One child has a talent for burping, loudly (ahem, correction … LOUDLY) on demand, and shows off this skill regularly.
The other day one kid was caught giving another child a dollar so they could have their pick of which game to play.
One of my off-springs tells me my husband is available “a LOT more” than I because I “travel and have to spend nights away.”
I’m just getting started. I could rattle off twenty more incriminating statements that would call my parental guidance into question. If I’m not careful, all of my shortfalls could be picked apart, thrown together, and stirred into a giant vat of guilt stew.
But guilt is useless.
Aren’t we all broken people living in a broken world? None of us made it out of our childhoods with every emotional need met, every opportunity secured, or every minute of family time maximized. Perfection doesn’t exist in any family. Why should we feel bad when we don’t give perfect parenting to our kids?
Why do we give guilt any of our emotional bandwidth?
I’m so far from being a perfect parent, I’ve moved beyond humility and onto embarrassment. Every day, with story after story, I see how my kids aren’t going to escape my failings. Instead, they are going to be more closely acquainted with my inadequacies than I would even acknowledge.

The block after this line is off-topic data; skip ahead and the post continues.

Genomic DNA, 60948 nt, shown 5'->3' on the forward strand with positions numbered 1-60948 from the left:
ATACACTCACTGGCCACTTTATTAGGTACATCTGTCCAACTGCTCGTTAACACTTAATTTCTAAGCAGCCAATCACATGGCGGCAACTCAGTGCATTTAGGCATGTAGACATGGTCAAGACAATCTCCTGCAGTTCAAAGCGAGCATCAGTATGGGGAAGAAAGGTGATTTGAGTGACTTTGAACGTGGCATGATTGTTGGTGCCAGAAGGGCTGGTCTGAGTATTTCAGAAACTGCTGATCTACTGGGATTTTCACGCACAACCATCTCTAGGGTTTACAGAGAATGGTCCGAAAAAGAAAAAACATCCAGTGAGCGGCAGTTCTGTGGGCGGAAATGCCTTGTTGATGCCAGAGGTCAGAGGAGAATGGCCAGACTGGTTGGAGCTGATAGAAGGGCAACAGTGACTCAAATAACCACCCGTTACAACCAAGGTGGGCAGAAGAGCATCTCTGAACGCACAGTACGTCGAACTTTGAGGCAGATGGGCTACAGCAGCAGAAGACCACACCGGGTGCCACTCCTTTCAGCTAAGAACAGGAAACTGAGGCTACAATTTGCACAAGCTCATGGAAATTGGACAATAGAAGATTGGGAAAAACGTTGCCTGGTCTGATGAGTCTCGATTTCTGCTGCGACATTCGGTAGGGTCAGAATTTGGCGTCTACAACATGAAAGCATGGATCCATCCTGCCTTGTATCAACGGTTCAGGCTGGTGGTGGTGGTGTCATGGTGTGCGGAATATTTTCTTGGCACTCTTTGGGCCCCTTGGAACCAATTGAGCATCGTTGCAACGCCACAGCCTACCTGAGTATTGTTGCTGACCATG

This is a fact.
Fortunately, children don’t require perfection. They need to know how to be emotionally healthy in an imperfect world. This means teaching our kids forgiveness, grace, and the art of living without the burden of guilt.
One healthy way of demonstrating these ideals is to be kind to ourselves in our inadequacies; to own our mistakes and work on them without giving up. That’s why I apologize to my kids so regularly.
As the renowned philosopher, Calvin from Calvin & Hobbs says, “There’s no problem so awful that you can’t add some guilt to it and make it even worse.”
Don’t make things worse. Even for a moment, try giving up your guilt and moving on to a more productive use of your emotions.
Be nice to yourself. Your kids might copy you.